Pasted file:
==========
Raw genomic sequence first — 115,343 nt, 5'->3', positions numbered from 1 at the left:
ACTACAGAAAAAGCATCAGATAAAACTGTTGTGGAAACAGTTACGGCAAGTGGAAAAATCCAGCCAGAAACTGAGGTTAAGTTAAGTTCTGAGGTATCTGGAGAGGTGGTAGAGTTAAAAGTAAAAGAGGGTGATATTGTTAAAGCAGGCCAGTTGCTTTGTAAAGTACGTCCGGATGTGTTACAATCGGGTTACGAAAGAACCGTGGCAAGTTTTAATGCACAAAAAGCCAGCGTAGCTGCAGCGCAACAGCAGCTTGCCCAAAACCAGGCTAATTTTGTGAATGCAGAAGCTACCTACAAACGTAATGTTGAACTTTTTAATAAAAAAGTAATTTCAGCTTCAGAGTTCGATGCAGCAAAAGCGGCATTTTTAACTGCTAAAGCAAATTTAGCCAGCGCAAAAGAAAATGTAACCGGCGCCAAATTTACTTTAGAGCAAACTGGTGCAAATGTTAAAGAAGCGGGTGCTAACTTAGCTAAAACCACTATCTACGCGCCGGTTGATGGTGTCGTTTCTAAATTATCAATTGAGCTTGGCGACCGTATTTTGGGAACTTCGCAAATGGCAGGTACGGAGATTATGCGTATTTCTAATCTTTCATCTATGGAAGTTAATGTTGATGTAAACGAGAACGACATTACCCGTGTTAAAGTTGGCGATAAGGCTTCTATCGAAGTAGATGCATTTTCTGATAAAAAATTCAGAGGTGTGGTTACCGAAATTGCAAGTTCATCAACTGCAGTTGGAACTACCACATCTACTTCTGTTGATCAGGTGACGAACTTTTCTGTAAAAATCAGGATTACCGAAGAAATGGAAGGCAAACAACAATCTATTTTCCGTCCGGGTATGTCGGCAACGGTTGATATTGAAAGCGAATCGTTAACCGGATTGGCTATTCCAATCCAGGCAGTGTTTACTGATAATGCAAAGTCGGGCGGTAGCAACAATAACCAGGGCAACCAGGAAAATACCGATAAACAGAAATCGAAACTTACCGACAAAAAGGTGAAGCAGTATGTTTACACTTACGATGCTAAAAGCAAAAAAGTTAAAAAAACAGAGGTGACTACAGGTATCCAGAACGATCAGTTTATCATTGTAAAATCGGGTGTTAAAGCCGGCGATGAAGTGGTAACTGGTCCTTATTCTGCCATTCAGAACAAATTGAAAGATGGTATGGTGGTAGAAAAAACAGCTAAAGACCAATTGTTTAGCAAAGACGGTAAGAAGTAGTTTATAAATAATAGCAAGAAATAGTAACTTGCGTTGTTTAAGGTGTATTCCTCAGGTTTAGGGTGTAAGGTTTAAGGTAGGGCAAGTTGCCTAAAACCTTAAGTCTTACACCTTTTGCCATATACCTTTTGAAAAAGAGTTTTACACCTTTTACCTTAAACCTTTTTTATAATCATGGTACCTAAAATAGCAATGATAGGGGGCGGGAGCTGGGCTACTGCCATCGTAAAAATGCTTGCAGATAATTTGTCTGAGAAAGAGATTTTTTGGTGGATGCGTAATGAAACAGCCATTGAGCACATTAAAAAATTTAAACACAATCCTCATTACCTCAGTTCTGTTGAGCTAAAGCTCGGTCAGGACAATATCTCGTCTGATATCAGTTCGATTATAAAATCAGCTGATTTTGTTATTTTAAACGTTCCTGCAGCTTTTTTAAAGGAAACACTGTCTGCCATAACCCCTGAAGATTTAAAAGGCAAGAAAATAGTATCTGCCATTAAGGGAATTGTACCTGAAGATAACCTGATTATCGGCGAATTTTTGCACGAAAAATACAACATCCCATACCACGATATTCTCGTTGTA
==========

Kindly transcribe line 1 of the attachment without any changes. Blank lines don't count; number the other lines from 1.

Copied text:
Raw genomic sequence first — 115,343 nt, 5'->3', positions numbered from 1 at the left: